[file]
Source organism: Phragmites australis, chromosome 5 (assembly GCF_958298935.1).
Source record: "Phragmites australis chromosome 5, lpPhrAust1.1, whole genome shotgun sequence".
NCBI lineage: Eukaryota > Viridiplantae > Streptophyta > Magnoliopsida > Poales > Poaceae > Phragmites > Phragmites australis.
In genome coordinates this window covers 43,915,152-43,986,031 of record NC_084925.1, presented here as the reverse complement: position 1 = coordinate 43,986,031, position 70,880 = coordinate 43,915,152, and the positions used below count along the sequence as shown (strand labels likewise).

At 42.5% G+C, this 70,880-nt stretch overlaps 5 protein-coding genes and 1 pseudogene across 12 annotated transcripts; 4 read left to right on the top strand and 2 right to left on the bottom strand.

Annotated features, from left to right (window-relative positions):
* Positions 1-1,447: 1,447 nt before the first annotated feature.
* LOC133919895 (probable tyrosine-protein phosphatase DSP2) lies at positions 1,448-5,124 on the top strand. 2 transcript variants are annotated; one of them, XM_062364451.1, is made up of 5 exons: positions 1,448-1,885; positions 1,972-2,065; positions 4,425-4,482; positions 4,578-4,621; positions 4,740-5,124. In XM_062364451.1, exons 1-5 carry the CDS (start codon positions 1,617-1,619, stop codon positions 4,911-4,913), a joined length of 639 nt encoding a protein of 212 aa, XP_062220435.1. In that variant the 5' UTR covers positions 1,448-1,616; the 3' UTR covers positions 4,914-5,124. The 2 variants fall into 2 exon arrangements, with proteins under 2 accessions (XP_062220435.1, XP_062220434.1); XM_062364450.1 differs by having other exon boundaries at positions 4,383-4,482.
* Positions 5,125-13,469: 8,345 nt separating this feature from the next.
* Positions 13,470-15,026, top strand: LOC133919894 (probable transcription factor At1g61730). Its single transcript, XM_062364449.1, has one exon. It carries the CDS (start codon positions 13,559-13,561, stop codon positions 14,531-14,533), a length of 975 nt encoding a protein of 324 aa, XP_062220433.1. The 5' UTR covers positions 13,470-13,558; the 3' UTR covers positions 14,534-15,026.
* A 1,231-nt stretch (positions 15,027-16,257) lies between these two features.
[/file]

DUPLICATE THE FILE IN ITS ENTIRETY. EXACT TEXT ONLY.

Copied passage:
Source organism: Phragmites australis, chromosome 5 (assembly GCF_958298935.1).
Source record: "Phragmites australis chromosome 5, lpPhrAust1.1, whole genome shotgun sequence".
NCBI lineage: Eukaryota > Viridiplantae > Streptophyta > Magnoliopsida > Poales > Poaceae > Phragmites > Phragmites australis.
In genome coordinates this window covers 43,915,152-43,986,031 of record NC_084925.1, presented here as the reverse complement: position 1 = coordinate 43,986,031, position 70,880 = coordinate 43,915,152, and the positions used below count along the sequence as shown (strand labels likewise).

At 42.5% G+C, this 70,880-nt stretch overlaps 5 protein-coding genes and 1 pseudogene across 12 annotated transcripts; 4 read left to right on the top strand and 2 right to left on the bottom strand.

Annotated features, from left to right (window-relative positions):
* Positions 1-1,447: 1,447 nt before the first annotated feature.
* LOC133919895 (probable tyrosine-protein phosphatase DSP2) lies at positions 1,448-5,124 on the top strand. 2 transcript variants are annotated; one of them, XM_062364451.1, is made up of 5 exons: positions 1,448-1,885; positions 1,972-2,065; positions 4,425-4,482; positions 4,578-4,621; positions 4,740-5,124. In XM_062364451.1, exons 1-5 carry the CDS (start codon positions 1,617-1,619, stop codon positions 4,911-4,913), a joined length of 639 nt encoding a protein of 212 aa, XP_062220435.1. In that variant the 5' UTR covers positions 1,448-1,616; the 3' UTR covers positions 4,914-5,124. The 2 variants fall into 2 exon arrangements, with proteins under 2 accessions (XP_062220435.1, XP_062220434.1); XM_062364450.1 differs by having other exon boundaries at positions 4,383-4,482.
* Positions 5,125-13,469: 8,345 nt separating this feature from the next.
* Positions 13,470-15,026, top strand: LOC133919894 (probable transcription factor At1g61730). Its single transcript, XM_062364449.1, has one exon. It carries the CDS (start codon positions 13,559-13,561, stop codon positions 14,531-14,533), a length of 975 nt encoding a protein of 324 aa, XP_062220433.1. The 5' UTR covers positions 13,470-13,558; the 3' UTR covers positions 14,534-15,026.
* A 1,231-nt stretch (positions 15,027-16,257) lies between these two features.